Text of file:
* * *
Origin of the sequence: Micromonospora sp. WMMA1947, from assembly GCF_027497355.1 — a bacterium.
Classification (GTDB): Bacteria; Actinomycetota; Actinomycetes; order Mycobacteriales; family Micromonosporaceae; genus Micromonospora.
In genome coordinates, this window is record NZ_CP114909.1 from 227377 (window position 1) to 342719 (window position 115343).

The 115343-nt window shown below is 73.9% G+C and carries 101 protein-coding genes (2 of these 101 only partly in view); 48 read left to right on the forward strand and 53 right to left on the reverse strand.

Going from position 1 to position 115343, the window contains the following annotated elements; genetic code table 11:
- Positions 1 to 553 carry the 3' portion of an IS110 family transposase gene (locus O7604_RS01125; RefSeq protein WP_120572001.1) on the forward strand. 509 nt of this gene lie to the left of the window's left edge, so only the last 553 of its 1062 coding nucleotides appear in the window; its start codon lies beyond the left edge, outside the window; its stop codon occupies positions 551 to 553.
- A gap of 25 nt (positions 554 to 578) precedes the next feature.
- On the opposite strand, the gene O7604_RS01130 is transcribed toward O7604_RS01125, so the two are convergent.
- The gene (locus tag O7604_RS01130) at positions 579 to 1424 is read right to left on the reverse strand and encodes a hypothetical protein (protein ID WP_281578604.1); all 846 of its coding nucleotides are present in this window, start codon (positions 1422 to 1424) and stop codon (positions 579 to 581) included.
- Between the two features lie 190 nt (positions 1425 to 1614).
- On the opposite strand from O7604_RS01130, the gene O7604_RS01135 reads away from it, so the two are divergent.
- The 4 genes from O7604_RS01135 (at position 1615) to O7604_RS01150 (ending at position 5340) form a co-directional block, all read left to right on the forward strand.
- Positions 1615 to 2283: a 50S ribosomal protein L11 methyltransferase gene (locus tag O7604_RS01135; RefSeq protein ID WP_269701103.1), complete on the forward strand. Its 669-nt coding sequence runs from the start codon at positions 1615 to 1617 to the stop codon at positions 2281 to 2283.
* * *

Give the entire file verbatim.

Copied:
Origin of the sequence: Micromonospora sp. WMMA1947, from assembly GCF_027497355.1 — a bacterium.
Classification (GTDB): Bacteria; Actinomycetota; Actinomycetes; order Mycobacteriales; family Micromonosporaceae; genus Micromonospora.
In genome coordinates, this window is record NZ_CP114909.1 from 227377 (window position 1) to 342719 (window position 115343).

The 115343-nt window shown below is 73.9% G+C and carries 101 protein-coding genes (2 of these 101 only partly in view); 48 read left to right on the forward strand and 53 right to left on the reverse strand.

Going from position 1 to position 115343, the window contains the following annotated elements; genetic code table 11:
- Positions 1 to 553 carry the 3' portion of an IS110 family transposase gene (locus O7604_RS01125; RefSeq protein WP_120572001.1) on the forward strand. 509 nt of this gene lie to the left of the window's left edge, so only the last 553 of its 1062 coding nucleotides appear in the window; its start codon lies beyond the left edge, outside the window; its stop codon occupies positions 551 to 553.
- A gap of 25 nt (positions 554 to 578) precedes the next feature.
- On the opposite strand, the gene O7604_RS01130 is transcribed toward O7604_RS01125, so the two are convergent.
- The gene (locus tag O7604_RS01130) at positions 579 to 1424 is read right to left on the reverse strand and encodes a hypothetical protein (protein ID WP_281578604.1); all 846 of its coding nucleotides are present in this window, start codon (positions 1422 to 1424) and stop codon (positions 579 to 581) included.
- Between the two features lie 190 nt (positions 1425 to 1614).
- On the opposite strand from O7604_RS01130, the gene O7604_RS01135 reads away from it, so the two are divergent.
- The 4 genes from O7604_RS01135 (at position 1615) to O7604_RS01150 (ending at position 5340) form a co-directional block, all read left to right on the forward strand.
- Positions 1615 to 2283: a 50S ribosomal protein L11 methyltransferase gene (locus tag O7604_RS01135; RefSeq protein ID WP_269701103.1), complete on the forward strand. Its 669-nt coding sequence runs from the start codon at positions 1615 to 1617 to the stop codon at positions 2281 to 2283.